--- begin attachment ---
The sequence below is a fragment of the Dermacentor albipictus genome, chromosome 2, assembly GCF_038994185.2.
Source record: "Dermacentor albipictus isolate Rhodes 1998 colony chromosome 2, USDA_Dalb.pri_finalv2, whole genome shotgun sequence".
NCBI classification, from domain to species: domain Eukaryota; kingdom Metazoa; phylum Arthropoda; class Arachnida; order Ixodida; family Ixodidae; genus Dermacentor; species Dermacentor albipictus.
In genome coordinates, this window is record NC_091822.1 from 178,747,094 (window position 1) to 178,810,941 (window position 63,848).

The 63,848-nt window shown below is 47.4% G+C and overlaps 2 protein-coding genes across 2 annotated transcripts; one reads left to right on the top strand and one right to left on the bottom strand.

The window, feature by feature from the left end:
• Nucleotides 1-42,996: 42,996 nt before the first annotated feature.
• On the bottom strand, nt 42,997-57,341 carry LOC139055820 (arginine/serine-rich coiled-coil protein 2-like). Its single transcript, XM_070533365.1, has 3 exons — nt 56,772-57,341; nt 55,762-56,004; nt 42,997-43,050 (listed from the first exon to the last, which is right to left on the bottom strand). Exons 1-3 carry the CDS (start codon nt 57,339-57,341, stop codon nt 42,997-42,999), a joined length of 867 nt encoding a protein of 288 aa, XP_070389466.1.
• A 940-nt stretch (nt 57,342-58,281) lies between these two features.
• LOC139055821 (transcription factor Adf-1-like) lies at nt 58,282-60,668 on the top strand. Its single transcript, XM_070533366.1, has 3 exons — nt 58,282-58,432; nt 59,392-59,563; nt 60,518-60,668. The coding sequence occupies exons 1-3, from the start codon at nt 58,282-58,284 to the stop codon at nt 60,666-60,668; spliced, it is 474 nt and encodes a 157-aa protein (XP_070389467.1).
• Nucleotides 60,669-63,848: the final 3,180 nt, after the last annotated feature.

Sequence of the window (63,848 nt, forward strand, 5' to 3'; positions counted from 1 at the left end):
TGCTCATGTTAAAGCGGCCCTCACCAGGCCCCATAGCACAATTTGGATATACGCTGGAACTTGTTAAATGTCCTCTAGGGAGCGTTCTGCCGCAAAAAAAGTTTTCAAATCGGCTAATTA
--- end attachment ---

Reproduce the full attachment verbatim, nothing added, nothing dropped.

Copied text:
The sequence below is a fragment of the Dermacentor albipictus genome, chromosome 2, assembly GCF_038994185.2.
Source record: "Dermacentor albipictus isolate Rhodes 1998 colony chromosome 2, USDA_Dalb.pri_finalv2, whole genome shotgun sequence".
NCBI classification, from domain to species: domain Eukaryota; kingdom Metazoa; phylum Arthropoda; class Arachnida; order Ixodida; family Ixodidae; genus Dermacentor; species Dermacentor albipictus.
In genome coordinates, this window is record NC_091822.1 from 178,747,094 (window position 1) to 178,810,941 (window position 63,848).

The 63,848-nt window shown below is 47.4% G+C and overlaps 2 protein-coding genes across 2 annotated transcripts; one reads left to right on the top strand and one right to left on the bottom strand.

The window, feature by feature from the left end:
• Nucleotides 1-42,996: 42,996 nt before the first annotated feature.
• On the bottom strand, nt 42,997-57,341 carry LOC139055820 (arginine/serine-rich coiled-coil protein 2-like). Its single transcript, XM_070533365.1, has 3 exons — nt 56,772-57,341; nt 55,762-56,004; nt 42,997-43,050 (listed from the first exon to the last, which is right to left on the bottom strand). Exons 1-3 carry the CDS (start codon nt 57,339-57,341, stop codon nt 42,997-42,999), a joined length of 867 nt encoding a protein of 288 aa, XP_070389466.1.
• A 940-nt stretch (nt 57,342-58,281) lies between these two features.
• LOC139055821 (transcription factor Adf-1-like) lies at nt 58,282-60,668 on the top strand. Its single transcript, XM_070533366.1, has 3 exons — nt 58,282-58,432; nt 59,392-59,563; nt 60,518-60,668. The coding sequence occupies exons 1-3, from the start codon at nt 58,282-58,284 to the stop codon at nt 60,666-60,668; spliced, it is 474 nt and encodes a 157-aa protein (XP_070389467.1).
• Nucleotides 60,669-63,848: the final 3,180 nt, after the last annotated feature.

Sequence of the window (63,848 nt, forward strand, 5' to 3'; positions counted from 1 at the left end):
TGCTCATGTTAAAGCGGCCCTCACCAGGCCCCATAGCACAATTTGGATATACGCTGGAACTTGTTAAATGTCCTCTAGGGAGCGTTCTGCCGCAAAAAAAGTTTTCAAATCGGCTAATTA